A Novel Benzoxaborole Preclinical Candidate for the Treatment of Visceral Leishmaniasis
Go to journal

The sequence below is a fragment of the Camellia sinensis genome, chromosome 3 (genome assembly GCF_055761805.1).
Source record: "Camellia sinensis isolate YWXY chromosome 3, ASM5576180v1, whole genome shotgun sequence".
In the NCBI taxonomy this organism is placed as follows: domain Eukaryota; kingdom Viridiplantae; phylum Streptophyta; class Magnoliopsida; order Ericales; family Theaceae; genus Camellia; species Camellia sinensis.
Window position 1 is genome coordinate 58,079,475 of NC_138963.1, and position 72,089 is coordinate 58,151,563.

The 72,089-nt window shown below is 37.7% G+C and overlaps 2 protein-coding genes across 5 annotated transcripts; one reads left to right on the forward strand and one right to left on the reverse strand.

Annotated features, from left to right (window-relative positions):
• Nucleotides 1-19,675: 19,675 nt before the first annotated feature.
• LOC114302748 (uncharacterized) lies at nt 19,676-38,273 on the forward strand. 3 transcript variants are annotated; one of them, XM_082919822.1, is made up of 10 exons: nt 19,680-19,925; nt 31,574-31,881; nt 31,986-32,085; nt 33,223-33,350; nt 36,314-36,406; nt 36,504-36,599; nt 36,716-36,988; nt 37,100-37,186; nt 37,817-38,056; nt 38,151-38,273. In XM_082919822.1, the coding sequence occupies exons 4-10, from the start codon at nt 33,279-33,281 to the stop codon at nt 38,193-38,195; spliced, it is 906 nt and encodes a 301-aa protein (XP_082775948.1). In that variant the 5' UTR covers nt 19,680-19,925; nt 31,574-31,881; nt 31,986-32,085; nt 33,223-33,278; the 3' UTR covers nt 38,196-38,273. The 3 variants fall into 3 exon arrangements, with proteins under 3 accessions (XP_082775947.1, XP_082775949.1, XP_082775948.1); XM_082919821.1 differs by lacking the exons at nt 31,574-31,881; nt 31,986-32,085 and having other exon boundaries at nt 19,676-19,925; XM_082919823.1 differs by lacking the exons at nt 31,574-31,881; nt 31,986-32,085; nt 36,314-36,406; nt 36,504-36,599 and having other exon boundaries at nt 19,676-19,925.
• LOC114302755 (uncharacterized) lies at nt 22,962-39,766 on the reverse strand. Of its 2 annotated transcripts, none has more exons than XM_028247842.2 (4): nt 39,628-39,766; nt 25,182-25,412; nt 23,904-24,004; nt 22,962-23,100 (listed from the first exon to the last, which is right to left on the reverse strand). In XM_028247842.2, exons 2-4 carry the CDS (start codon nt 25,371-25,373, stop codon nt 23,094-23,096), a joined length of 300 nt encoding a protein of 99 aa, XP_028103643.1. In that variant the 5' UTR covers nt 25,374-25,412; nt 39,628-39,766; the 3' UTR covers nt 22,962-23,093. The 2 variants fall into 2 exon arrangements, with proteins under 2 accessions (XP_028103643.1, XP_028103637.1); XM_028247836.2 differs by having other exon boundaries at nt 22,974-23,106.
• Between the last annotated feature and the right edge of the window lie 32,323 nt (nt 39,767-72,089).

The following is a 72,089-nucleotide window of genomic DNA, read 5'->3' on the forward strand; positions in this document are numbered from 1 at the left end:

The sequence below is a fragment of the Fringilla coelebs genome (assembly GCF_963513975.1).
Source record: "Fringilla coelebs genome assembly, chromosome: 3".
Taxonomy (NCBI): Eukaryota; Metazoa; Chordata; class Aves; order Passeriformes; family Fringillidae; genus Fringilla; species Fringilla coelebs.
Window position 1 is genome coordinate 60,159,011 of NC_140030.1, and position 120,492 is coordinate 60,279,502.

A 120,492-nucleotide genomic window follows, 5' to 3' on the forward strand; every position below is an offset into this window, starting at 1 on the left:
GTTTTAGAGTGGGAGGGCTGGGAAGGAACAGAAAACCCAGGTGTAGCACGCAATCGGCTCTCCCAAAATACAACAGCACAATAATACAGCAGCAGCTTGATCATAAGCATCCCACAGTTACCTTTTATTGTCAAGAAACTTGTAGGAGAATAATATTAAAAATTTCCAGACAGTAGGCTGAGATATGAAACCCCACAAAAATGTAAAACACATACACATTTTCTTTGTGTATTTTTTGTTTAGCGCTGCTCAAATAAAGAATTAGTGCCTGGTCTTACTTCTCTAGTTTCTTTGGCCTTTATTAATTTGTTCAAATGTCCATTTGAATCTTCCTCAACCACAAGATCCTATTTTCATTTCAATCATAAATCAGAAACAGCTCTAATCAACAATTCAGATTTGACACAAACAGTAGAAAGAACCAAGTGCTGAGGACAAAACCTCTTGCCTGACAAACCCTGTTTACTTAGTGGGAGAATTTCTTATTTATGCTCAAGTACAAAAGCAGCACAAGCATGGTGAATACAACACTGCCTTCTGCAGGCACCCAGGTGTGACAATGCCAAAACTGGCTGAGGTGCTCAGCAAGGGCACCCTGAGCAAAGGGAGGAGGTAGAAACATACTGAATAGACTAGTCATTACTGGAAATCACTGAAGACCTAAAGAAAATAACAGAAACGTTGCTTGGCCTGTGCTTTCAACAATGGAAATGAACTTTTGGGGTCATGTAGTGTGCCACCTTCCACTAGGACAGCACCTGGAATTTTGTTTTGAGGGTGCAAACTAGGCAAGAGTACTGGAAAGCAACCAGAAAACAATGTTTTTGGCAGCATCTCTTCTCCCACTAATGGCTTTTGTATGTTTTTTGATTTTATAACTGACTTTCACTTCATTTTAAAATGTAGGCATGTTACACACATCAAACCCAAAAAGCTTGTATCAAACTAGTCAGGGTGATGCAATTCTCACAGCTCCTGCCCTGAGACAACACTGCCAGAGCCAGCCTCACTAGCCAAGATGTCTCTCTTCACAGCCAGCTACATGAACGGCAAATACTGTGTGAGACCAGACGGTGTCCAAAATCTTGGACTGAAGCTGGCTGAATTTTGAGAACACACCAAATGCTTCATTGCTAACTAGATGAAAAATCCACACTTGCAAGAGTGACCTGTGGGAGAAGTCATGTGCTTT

Visceral leishmaniasis (VL) is a parasitic disease endemic across multiple regions of the world and is fatal if untreated. Current therapies are unsuitable, and there is an urgent need for safe, short-course, and low-cost oral treatments to combat this neglected disease. The benzoxaborole chemotype has previously delivered clinical candidates for the treatment of other parasitic diseases. Here, we describe the development and optimization of this series, leading to the identification of compounds with potent in vitro and in vivo antileishmanial activity. The lead compound (DNDI-6148) combines impressive in vivo efficacy (>98% reduction in parasite burden) with pharmaceutical properties suitable for onward development and an acceptable safety profile. Detailed mode of action studies confirm that DNDI-6148 acts principally through the inhibition of Leishmania cleavage and polyadenylation specificity factor (CPSF3) endonuclease. As a result of these studies and its promising profile, DNDI-6148 has been declared a preclinical candidate for the treatment of VL.